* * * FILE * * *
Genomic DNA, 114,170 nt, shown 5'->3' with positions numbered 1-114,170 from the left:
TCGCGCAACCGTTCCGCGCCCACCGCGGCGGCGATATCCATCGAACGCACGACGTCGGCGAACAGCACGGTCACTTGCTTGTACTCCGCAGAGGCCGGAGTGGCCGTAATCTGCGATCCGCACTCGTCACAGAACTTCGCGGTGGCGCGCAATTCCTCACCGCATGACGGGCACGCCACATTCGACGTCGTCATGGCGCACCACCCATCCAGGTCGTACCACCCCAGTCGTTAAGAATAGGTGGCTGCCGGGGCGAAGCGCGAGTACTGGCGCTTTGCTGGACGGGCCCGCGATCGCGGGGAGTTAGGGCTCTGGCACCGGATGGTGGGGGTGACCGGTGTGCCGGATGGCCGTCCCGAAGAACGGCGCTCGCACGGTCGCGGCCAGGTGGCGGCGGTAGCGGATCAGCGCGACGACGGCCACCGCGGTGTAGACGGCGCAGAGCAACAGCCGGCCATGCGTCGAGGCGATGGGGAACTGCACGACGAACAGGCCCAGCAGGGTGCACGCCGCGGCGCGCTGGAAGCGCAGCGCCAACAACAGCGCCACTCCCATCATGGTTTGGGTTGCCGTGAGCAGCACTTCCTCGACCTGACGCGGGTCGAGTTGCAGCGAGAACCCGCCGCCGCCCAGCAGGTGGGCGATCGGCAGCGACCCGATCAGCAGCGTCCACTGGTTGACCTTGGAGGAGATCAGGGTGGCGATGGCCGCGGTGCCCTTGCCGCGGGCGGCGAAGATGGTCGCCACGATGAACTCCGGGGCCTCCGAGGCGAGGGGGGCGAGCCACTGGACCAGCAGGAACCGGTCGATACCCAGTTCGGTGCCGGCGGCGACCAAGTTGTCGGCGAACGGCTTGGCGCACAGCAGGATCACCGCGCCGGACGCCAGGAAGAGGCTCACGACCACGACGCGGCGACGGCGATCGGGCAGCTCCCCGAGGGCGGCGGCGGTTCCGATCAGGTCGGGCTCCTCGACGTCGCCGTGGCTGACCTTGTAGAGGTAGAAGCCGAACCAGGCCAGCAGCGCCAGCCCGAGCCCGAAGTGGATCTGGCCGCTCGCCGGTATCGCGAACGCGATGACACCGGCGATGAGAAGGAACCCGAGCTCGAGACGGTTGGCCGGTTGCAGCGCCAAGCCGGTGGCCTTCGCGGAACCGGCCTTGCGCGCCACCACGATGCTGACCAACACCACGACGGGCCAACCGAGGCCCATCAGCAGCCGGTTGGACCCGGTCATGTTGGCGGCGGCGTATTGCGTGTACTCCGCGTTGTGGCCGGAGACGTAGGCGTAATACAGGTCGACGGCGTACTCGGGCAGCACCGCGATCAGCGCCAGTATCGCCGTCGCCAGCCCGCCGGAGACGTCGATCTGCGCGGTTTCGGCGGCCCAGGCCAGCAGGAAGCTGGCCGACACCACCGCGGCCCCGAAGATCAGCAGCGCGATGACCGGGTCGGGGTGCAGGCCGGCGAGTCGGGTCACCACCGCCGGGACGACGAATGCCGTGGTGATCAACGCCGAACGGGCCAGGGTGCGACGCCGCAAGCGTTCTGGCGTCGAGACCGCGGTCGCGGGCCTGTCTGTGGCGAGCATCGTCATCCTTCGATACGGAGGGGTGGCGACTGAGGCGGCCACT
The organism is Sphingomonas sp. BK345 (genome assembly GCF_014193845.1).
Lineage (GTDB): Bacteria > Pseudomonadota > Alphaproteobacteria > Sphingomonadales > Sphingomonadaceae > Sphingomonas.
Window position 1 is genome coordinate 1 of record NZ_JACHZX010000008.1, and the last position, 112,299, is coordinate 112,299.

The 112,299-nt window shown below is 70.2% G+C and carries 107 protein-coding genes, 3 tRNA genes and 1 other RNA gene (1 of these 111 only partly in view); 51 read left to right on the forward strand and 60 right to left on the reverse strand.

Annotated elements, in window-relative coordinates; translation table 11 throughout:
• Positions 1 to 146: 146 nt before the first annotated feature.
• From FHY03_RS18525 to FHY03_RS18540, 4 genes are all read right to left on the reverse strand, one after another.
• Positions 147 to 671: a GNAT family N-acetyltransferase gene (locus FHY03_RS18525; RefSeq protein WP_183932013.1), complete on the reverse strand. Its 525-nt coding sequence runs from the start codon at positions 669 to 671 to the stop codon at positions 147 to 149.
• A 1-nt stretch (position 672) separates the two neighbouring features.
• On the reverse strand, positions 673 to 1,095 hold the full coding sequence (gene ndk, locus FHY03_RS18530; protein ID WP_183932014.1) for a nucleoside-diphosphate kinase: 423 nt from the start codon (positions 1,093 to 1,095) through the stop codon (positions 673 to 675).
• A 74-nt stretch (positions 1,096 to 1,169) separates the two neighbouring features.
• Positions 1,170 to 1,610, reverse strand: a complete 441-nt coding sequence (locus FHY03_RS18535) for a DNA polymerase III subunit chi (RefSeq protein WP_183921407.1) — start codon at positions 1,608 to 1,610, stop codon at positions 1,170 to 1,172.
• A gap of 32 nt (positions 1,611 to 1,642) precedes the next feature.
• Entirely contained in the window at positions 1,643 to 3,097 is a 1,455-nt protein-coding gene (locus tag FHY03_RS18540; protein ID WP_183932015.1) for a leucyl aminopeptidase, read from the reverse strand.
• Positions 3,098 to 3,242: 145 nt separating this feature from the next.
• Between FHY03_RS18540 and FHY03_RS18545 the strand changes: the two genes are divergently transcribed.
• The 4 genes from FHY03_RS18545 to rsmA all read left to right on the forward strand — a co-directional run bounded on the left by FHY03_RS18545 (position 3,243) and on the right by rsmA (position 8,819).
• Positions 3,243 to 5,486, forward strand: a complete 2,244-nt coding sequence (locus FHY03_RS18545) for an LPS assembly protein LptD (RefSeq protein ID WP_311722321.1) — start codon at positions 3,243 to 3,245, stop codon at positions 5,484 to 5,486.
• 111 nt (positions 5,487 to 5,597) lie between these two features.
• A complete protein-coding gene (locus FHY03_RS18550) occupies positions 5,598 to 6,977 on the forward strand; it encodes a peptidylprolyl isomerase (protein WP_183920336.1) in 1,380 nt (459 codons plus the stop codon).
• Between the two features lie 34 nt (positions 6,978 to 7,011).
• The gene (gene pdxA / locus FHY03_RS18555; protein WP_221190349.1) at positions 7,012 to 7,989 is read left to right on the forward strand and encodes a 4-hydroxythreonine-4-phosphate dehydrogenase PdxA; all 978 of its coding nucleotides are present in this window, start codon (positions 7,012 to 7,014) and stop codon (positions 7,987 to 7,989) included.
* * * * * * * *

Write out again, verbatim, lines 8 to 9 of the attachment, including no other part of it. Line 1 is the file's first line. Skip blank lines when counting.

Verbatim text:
• Positions 1 to 146: 146 nt before the first annotated feature.
• From FHY03_RS18525 to FHY03_RS18540, 4 genes are all read right to left on the reverse strand, one after another.